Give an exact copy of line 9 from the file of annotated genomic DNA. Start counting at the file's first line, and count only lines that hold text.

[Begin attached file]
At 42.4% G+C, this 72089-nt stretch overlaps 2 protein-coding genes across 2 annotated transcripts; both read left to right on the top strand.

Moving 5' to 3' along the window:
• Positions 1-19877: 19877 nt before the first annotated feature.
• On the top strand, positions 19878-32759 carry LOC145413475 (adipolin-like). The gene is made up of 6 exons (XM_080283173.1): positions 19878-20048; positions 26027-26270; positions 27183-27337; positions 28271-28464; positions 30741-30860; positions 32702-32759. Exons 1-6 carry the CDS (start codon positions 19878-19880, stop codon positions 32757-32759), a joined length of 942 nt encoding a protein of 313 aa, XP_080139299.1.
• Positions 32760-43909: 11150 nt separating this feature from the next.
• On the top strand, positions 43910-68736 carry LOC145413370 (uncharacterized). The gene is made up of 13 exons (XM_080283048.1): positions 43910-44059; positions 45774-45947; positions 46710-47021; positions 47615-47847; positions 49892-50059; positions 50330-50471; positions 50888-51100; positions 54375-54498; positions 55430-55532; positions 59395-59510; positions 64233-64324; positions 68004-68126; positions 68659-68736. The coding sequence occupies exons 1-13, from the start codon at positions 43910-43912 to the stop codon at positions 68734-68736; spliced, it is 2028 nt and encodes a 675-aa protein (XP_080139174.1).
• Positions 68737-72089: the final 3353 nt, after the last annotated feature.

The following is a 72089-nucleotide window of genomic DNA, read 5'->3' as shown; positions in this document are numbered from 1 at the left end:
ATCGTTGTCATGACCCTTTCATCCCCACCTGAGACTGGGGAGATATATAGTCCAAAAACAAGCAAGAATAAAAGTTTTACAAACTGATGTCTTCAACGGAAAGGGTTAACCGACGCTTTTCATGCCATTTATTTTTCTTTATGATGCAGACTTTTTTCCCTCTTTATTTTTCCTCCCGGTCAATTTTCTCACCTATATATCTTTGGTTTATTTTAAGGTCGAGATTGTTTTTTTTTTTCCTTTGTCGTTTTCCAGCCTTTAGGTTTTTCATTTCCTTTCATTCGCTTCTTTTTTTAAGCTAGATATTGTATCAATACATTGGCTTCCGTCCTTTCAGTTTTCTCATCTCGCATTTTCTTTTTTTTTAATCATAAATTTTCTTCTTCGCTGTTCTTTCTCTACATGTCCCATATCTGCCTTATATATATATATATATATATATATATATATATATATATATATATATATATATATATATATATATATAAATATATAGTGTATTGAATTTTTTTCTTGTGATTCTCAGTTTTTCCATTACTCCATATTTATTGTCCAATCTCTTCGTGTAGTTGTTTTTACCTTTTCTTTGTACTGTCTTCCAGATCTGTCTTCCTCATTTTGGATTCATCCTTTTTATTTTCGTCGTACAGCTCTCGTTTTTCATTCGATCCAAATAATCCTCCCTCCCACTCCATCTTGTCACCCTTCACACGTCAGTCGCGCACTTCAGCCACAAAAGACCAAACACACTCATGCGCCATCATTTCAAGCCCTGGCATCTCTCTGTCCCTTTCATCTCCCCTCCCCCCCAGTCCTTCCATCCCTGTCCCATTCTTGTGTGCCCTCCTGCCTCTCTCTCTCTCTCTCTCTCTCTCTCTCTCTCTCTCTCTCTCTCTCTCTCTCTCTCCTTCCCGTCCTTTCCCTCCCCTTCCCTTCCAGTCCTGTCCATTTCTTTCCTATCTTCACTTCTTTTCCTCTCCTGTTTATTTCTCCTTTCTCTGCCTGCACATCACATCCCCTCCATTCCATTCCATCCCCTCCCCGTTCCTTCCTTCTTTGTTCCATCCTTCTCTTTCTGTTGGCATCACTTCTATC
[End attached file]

ATCGTTGTCATGACCCTTTCATCCCCACCTGAGACTGGGGAGATATATAGTCCAAAAACAAGCAAGAATAAAAGTTTTACAAACTGATGTCTTCAACGGAAAGGGTTAACCGACGCTTTTCATGCCATTTATTTTTCTTTATGATGCAGACTTTTTTCCCTCTTTATTTTTCCTCCCGGTCAATTTTCTCACCTATATATCTTTGGTTTATTTTAAGGTCGAGATTGTTTTTTTTTTTCCTTTGTCGTTTTCCAGCCTTTAGGTTTTTCATTTCCTTTCATTCGCTTCTTTTTTTAAGCTAGATATTGTATCAATACATTGGCTTCCGTCCTTTCAGTTTTCTCATCTCGCATTTTCTTTTTTTTTAATCATAAATTTTCTTCTTCGCTGTTCTTTCTCTACATGTCCCATATCTGCCTTATATATATATATATATATATATATATATATATATATATATATATATATATATATATATATATATATAAATATATAGTGTATTGAATTTTTTTCTTGTGATTCTCAGTTTTTCCATTACTCCATATTTATTGTCCAATCTCTTCGTGTAGTTGTTTTTACCTTTTCTTTGTACTGTCTTCCAGATCTGTCTTCCTCATTTTGGATTCATCCTTTTTATTTTCGTCGTACAGCTCTCGTTTTTCATTCGATCCAAATAATCCTCCCTCCCACTCCATCTTGTCACCCTTCACACGTCAGTCGCGCACTTCAGCCACAAAAGACCAAACACACTCATGCGCCATCATTTCAAGCCCTGGCATCTCTCTGTCCCTTTCATCTCCCCTCCCCCCCAGTCCTTCCATCCCTGTCCCATTCTTGTGTGCCCTCCTGCCTCTCTCTCTCTCTCTCTCTCTCTCTCTCTCTCTCTCTCTCTCTCTCTCTCTCTCTCCTTCCCGTCCTTTCCCTCCCCTTCCCTTCCAGTCCTGTCCATTTCTTTCCTATCTTCACTTCTTTTCCTCTCCTGTTTATTTCTCCTTTCTCTGCCTGCACATCACATCCCCTCCATTCCATTCCATCCCCTCCCCGTTCCTTCCTTCTTTGTTCCATCCTTCTCTTTCTGTTGGCATCACTTCTATC